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Collected Objects | Multi-Media | Model Street Car Layout | Regional History | Preservation | Interpretation
The NCTM Exhibit Hall, the streetcar rides through Northwest Branch Park, and our Educational Program are all designed to fulfill the Museum's mission to collect and preserve objects related to the electric railway systems of the region and to use these objects to interpret the role of these transportation systems in the growth and development of the region.


As you first enter the Exhibit Hall, you will see actual parts from the trolleys and street cars of the area, including
  • a trolley wheel and slider (to collect the electricity from overhead wires),
  • a controller from an early (1904) street car,
  • a valve from an air brake,
  • a plow from the street cars that ran inside the city limits of the District of Columbia with an explanation of this unusual system, and
  • the ubiquitous farebox used on most public transportation in the 20th century (this one is from Cleveland).
Panels on the walls explain these systems to the visitor and young guests enjoy the hands on experience.
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A bank of computer screens next to the farebox allows the visitor to
  • review scenes of street cars in Washington DC and along the Potomac to Glen Echo,
  • to learn about light rail in several cities in North America, and
  • to teach children (and adults) the names of the various parts of the electric street car.
In the far corner of the room is a space marked "Theater". Every twenty minutes a narrated slide show, "Washington’s Trolleys Rediscovered", produced by Carroll James, describes the history of street cars in Washington DC, from the first horse-drawn vehicles in 1862 to the dismantling of the local system 99 years and 6 months later.
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For the youngest visitors, the most memorable display in the Exhibit Hall is the model street car layout. The setting represents Connecticut Avenue in the 1930's - a time when there were still horses pulling wagons, that milk trucks were making home deliveries, and that not all of the the trolley tracks were encased in concrete. Several different street car models (from the 1920's to 1950's) are used in the display, although only one runs at a time. The exhibit is activated by the push of a button to call the street car from the station on the far right side. The street car goes around a long loop, then returns to the station where the passengers disembark and the street car then waits for another call.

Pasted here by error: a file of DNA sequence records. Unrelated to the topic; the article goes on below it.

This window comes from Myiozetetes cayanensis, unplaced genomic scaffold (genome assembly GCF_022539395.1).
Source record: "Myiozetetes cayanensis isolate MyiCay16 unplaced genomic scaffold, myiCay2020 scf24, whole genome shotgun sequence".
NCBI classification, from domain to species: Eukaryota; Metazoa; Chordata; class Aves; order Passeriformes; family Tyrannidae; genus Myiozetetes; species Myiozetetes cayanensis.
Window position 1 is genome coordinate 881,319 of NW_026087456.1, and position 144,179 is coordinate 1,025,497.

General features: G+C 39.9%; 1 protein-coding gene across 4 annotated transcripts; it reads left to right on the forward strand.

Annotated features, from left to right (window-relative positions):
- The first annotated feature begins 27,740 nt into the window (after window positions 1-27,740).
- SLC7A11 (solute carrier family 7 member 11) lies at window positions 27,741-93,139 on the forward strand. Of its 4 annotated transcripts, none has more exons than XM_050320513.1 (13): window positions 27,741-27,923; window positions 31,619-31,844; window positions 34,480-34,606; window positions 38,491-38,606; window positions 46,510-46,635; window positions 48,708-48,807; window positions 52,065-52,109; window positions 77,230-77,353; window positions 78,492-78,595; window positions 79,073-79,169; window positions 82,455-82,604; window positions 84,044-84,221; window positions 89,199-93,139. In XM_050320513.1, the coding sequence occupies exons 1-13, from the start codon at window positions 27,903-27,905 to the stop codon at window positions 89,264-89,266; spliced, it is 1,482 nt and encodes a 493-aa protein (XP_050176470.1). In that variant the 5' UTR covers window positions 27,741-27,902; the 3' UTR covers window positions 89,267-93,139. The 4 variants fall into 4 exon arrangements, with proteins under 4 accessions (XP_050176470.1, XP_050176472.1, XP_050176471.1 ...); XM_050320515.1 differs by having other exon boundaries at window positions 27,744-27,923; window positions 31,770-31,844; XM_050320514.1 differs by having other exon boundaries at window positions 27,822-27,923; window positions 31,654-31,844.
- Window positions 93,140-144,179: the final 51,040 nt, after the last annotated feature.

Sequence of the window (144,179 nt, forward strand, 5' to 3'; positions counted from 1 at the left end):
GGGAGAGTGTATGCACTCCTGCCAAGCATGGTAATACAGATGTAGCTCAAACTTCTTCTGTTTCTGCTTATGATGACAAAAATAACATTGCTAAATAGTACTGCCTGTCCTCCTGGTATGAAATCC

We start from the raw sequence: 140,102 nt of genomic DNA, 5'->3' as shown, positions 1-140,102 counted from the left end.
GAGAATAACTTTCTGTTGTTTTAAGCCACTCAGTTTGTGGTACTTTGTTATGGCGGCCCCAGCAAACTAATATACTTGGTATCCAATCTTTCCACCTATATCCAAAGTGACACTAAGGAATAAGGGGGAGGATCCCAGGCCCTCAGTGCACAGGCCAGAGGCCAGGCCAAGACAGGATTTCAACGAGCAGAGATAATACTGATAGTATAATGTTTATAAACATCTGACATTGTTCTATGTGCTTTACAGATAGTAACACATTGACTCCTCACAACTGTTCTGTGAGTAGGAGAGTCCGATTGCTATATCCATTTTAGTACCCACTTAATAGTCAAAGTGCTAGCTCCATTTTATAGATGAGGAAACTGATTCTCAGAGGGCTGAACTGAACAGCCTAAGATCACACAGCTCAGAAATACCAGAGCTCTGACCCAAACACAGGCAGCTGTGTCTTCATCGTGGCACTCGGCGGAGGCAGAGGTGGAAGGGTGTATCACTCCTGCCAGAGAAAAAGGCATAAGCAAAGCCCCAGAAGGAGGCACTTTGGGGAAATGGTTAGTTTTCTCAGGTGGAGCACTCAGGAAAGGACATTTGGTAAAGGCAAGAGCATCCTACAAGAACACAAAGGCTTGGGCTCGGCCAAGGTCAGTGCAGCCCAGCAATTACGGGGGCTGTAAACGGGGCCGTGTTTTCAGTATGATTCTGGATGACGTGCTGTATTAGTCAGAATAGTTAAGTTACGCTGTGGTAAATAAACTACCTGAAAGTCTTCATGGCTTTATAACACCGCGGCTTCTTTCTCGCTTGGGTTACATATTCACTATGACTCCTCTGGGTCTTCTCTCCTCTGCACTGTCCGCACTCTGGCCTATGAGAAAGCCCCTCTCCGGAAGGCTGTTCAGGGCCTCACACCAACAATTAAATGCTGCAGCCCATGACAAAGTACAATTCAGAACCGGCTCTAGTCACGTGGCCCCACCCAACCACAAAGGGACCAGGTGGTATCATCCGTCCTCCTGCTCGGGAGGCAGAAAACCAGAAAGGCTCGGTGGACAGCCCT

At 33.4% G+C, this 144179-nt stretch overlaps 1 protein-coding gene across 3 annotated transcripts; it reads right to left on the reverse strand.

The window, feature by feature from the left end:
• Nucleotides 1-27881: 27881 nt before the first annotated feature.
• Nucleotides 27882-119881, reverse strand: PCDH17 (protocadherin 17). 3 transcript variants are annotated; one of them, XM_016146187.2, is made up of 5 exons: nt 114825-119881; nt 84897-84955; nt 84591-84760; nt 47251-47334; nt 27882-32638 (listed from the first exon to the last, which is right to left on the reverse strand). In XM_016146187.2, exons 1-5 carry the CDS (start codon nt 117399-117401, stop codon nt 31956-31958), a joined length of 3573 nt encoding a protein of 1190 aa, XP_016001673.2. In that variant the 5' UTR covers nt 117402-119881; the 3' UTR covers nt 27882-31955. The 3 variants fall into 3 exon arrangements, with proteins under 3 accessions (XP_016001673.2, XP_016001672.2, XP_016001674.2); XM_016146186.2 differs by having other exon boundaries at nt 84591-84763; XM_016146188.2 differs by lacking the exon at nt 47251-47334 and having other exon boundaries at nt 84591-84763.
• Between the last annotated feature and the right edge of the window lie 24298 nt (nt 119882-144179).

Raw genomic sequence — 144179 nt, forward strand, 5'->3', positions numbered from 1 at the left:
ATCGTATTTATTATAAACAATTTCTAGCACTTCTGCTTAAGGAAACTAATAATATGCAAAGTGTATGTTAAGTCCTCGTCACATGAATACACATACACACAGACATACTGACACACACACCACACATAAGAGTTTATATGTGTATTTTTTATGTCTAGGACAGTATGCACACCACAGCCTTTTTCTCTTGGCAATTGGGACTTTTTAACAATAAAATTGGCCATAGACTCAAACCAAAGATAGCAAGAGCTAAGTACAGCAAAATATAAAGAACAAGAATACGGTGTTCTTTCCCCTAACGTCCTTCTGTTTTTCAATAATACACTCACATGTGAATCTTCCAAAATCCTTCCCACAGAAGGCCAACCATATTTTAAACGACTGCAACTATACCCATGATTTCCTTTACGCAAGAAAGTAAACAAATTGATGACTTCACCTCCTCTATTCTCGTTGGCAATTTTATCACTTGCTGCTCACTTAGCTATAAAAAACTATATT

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Large panels around the room illustrate the development of the various communities in the region where streetcars were in operation. In the late 19th and early 20th century, there were many streetcar lines in the region. At that time, the building, driving, and maintaining streetcars and right of way ranked 5th in the country for industry size. Company ownership was in private hands and often included an electric generation facility to provide power for the streetcars.
Eventually, as consumer devices were developed for use by consumers, the streetcar company became the provider of electricity for homes and businesses various communities. This situation stayed this way until 1935 when the Public Utility Holding Company Act forced financial separation of streetcar companies from their electric companies. In addition to the Depression, this breakup of the holding companies and the rise of the automobile as preferred means of personal transportation eventually led to the failure of many streetcar companies in the U.S. without income from the sale of electrical power to subsidize streetcar operations.
However, streetcars had already greatly influenced local development and growth of the suburbs along the streetcar lines. For the Museum, the development of Chevy Chase is a good teaching example of a "streetcar community".
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One of the valued items in the Museum's collections is not even inside the Museum. As visitors board the trolley, they notice an ornate, windowed structure, about the size of a closet, up on a post next to the boarding platform. This is one of the five switching towers that originally controlled street car traffic near Union Station. This tower, most recently located at 7th Street and Pennsylvania Avenue, was donated to the Museum in 1977 by a local family who had originally obtained it for use as a playhouse. More details.
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The largest objects in the Museum's collection are the trolleys. These electric magic carpets are fondly remembered by some and have never been experienced by many others, except at the Museum. While the trolley ride can be a marvelous adventure, it also represents a ride into the past. Passengers can see through the eyes of our earliest neighbors that there were stretches of unbroken land between stops - land that they know today is bustling with shopping centers, homes, schools, and autos. Using maps in the Museum and knowledge of local geography, Docents are able to point out to visitors where the trolleys used to go and where Metro goes now. And, just to bring a bit of the past home, the intrepid explorer can even find some of the old right of way and imagine what it was like when the trolley went through his or her neighborhood.
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Copyright © National Capital Trolley Museum
November 2, 2007